From a lot of the reactions, it seems that plenty of people believe that data structures aren’t part of the fundamentals and shouldn’t be something that is deeply embedded in the mindset of developers. To me, that is like saying that a carpenter shouldn’t be aware of the difference between a nail or a screw.

Rob has an interesting thread on the topic, which I wanted to address specifically:

It does not matter what language, actually. In JavaScript, you’ll not use a “new Hashtable()”, you’ll use an object, sure, but that is a meaningless detail. In fact, arrays implemented as hashes in JavaScript maintain most of their important properties, actually. O(1) access time by index being the key. If you want to go deeper, than in practice, the JS runtime will usually use an actual array if it detects that this is how you use the variable.

And I’m sorry, that is actually really important for many reasons. The underlying structure of our data has huge impact on what you can do with that data and how you can operate on it. That is why you have ArrayBuffer and friends in JavaScript now, because it matters, a lot.

And to the people whose 30 years experience never included ever needing to know those details, I have two things to say:

  • Either your code is full of O(N^2) traps (which is sadly common) or you know that, because lists vs. hash is not something that you can really get away with.
  • In this company, implementing basic data structures is literally part of day to day tasks. Over the years, we needed to get customize versions of arrays, lists, dictionaries, trees and many more. This isn’t pie in the sky stuff, that is Monday morning.
time to read 5 min | 927 words

I’m writing this post at a time when Donald Trump’s social media accounts were closed by Twitter, Facebook and across pretty much all popular social networks. Parler, an alternative social network has been kicked off the Apple and Google app stores and its AWS account was closed. It also appears that many vendors are dropping it and it will take significant time to get back online, if it is able to do so.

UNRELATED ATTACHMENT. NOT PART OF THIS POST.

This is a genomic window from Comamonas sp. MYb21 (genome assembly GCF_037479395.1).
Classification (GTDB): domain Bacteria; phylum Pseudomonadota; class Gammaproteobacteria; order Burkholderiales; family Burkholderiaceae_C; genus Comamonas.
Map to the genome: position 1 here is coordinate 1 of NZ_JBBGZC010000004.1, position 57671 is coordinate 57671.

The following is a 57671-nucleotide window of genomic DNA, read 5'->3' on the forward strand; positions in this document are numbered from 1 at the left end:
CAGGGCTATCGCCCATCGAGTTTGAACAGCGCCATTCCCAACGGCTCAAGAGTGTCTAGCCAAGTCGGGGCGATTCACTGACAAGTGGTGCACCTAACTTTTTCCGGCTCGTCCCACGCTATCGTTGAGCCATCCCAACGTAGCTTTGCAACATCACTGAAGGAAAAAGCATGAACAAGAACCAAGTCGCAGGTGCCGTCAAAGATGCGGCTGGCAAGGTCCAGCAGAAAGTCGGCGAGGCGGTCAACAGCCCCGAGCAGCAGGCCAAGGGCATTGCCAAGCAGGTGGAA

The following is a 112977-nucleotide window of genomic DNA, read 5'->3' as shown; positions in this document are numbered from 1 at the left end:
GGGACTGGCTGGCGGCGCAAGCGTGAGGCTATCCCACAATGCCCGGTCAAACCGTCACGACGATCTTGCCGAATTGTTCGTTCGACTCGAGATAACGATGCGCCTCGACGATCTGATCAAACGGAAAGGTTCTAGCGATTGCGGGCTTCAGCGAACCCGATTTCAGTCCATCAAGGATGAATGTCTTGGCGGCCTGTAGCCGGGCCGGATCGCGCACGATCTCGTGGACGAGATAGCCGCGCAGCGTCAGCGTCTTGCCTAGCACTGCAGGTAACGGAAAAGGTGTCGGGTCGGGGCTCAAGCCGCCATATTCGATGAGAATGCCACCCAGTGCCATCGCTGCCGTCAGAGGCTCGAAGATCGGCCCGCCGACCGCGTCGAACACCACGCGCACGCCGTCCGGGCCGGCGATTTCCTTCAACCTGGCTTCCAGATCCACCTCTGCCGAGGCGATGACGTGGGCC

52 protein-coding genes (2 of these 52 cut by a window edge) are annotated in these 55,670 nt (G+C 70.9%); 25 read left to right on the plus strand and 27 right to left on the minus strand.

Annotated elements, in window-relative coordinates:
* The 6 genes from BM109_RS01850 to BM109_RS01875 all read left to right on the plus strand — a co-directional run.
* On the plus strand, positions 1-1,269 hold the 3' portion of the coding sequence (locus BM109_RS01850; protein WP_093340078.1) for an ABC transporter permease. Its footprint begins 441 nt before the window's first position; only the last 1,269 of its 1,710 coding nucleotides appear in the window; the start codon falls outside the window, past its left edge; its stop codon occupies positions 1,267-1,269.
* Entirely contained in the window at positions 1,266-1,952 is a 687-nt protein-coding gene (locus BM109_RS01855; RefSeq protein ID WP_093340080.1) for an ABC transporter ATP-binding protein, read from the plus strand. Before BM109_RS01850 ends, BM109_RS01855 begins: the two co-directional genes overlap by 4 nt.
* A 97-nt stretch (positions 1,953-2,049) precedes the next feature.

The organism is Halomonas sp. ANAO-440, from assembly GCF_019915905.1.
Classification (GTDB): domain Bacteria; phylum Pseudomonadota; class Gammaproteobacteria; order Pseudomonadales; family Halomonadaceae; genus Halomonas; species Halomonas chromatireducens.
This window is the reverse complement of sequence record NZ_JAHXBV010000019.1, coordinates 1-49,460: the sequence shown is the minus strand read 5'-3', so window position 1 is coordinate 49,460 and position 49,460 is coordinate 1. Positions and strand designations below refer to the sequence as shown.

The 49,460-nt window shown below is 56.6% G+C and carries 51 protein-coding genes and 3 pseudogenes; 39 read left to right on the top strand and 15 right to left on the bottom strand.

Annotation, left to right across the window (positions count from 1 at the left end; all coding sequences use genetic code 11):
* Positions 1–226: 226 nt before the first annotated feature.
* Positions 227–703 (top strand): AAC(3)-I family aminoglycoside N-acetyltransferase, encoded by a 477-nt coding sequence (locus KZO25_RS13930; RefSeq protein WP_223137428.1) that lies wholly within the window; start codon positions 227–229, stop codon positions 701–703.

I’m not interested in talking about the reasons for this, mind. This is a hot topic political issue, in a country I’m not a citizen of, and I have no interest in getting bogged down with the political details.

I wish I could say that I had no dog in this fight, but I suspect that the current events will have a long term impact on the digital world. Note that all of those actions are taken by private companies, on their own volition. In other words, it isn’t a government or the courts demanding this behavior, but the companies’ own decision making process.

The thing that I can’t help thinking is that the current behavior by those companies is direct, blatant and very much short sighted. To start with, all of those companies are working on global scale, and they have just proven that they are powerful enough to rein in the President of the Unites States. Sure, he is at a lame duck status currently, but that is still something that upset the balance of power.

The problem with that is that while it would appear that the incoming US administration is favorable to this course of action, there are other countries and governments that are looking at this with concern. Poland is on track to pass a law prohibiting the removal of posts in social media that do not break local laws. Israel’s parliament is also considering a similar proposal.